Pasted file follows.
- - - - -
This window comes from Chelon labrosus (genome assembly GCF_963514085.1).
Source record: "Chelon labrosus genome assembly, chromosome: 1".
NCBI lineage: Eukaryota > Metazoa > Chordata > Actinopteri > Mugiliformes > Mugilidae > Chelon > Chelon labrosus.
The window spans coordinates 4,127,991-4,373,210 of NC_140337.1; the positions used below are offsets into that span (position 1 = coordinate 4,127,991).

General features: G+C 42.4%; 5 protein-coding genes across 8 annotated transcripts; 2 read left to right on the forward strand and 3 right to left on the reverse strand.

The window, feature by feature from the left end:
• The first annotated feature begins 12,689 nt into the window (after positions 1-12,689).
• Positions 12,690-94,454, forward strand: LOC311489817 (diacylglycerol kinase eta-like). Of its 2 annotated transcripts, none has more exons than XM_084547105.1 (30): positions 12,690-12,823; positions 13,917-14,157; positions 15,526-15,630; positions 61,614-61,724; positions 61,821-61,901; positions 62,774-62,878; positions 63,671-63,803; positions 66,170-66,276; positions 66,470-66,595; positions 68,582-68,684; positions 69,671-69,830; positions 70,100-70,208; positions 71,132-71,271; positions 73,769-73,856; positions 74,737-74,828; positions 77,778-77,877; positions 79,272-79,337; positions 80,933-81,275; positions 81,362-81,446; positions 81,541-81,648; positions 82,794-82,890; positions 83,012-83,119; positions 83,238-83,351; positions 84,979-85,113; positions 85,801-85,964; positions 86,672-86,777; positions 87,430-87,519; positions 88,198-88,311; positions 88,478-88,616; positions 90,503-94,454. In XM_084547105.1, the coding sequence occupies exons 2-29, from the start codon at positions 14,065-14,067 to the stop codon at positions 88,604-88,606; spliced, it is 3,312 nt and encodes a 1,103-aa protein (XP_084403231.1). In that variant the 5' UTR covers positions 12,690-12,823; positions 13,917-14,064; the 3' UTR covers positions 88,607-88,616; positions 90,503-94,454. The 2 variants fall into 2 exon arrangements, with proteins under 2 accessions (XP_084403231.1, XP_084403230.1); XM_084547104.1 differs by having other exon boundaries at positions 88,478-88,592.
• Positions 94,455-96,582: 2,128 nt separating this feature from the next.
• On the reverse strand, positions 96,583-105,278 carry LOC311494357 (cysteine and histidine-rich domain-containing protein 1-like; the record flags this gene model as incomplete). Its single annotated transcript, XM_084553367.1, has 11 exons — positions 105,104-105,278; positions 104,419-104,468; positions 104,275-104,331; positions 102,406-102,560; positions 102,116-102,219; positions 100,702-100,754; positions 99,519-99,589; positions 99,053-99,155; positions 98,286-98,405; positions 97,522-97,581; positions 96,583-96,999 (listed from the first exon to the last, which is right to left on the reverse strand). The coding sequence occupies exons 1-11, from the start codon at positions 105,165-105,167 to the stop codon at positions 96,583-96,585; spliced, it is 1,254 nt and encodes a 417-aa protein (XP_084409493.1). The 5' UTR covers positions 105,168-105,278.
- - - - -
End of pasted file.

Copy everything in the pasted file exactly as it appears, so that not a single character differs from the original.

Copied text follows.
This window comes from Chelon labrosus (genome assembly GCF_963514085.1).
Source record: "Chelon labrosus genome assembly, chromosome: 1".
NCBI lineage: Eukaryota > Metazoa > Chordata > Actinopteri > Mugiliformes > Mugilidae > Chelon > Chelon labrosus.
The window spans coordinates 4,127,991-4,373,210 of NC_140337.1; the positions used below are offsets into that span (position 1 = coordinate 4,127,991).

General features: G+C 42.4%; 5 protein-coding genes across 8 annotated transcripts; 2 read left to right on the forward strand and 3 right to left on the reverse strand.

The window, feature by feature from the left end:
• The first annotated feature begins 12,689 nt into the window (after positions 1-12,689).
• Positions 12,690-94,454, forward strand: LOC311489817 (diacylglycerol kinase eta-like). Of its 2 annotated transcripts, none has more exons than XM_084547105.1 (30): positions 12,690-12,823; positions 13,917-14,157; positions 15,526-15,630; positions 61,614-61,724; positions 61,821-61,901; positions 62,774-62,878; positions 63,671-63,803; positions 66,170-66,276; positions 66,470-66,595; positions 68,582-68,684; positions 69,671-69,830; positions 70,100-70,208; positions 71,132-71,271; positions 73,769-73,856; positions 74,737-74,828; positions 77,778-77,877; positions 79,272-79,337; positions 80,933-81,275; positions 81,362-81,446; positions 81,541-81,648; positions 82,794-82,890; positions 83,012-83,119; positions 83,238-83,351; positions 84,979-85,113; positions 85,801-85,964; positions 86,672-86,777; positions 87,430-87,519; positions 88,198-88,311; positions 88,478-88,616; positions 90,503-94,454. In XM_084547105.1, the coding sequence occupies exons 2-29, from the start codon at positions 14,065-14,067 to the stop codon at positions 88,604-88,606; spliced, it is 3,312 nt and encodes a 1,103-aa protein (XP_084403231.1). In that variant the 5' UTR covers positions 12,690-12,823; positions 13,917-14,064; the 3' UTR covers positions 88,607-88,616; positions 90,503-94,454. The 2 variants fall into 2 exon arrangements, with proteins under 2 accessions (XP_084403231.1, XP_084403230.1); XM_084547104.1 differs by having other exon boundaries at positions 88,478-88,592.
• Positions 94,455-96,582: 2,128 nt separating this feature from the next.
• On the reverse strand, positions 96,583-105,278 carry LOC311494357 (cysteine and histidine-rich domain-containing protein 1-like; the record flags this gene model as incomplete). Its single annotated transcript, XM_084553367.1, has 11 exons — positions 105,104-105,278; positions 104,419-104,468; positions 104,275-104,331; positions 102,406-102,560; positions 102,116-102,219; positions 100,702-100,754; positions 99,519-99,589; positions 99,053-99,155; positions 98,286-98,405; positions 97,522-97,581; positions 96,583-96,999 (listed from the first exon to the last, which is right to left on the reverse strand). The coding sequence occupies exons 1-11, from the start codon at positions 105,165-105,167 to the stop codon at positions 96,583-96,585; spliced, it is 1,254 nt and encodes a 417-aa protein (XP_084409493.1). The 5' UTR covers positions 105,168-105,278.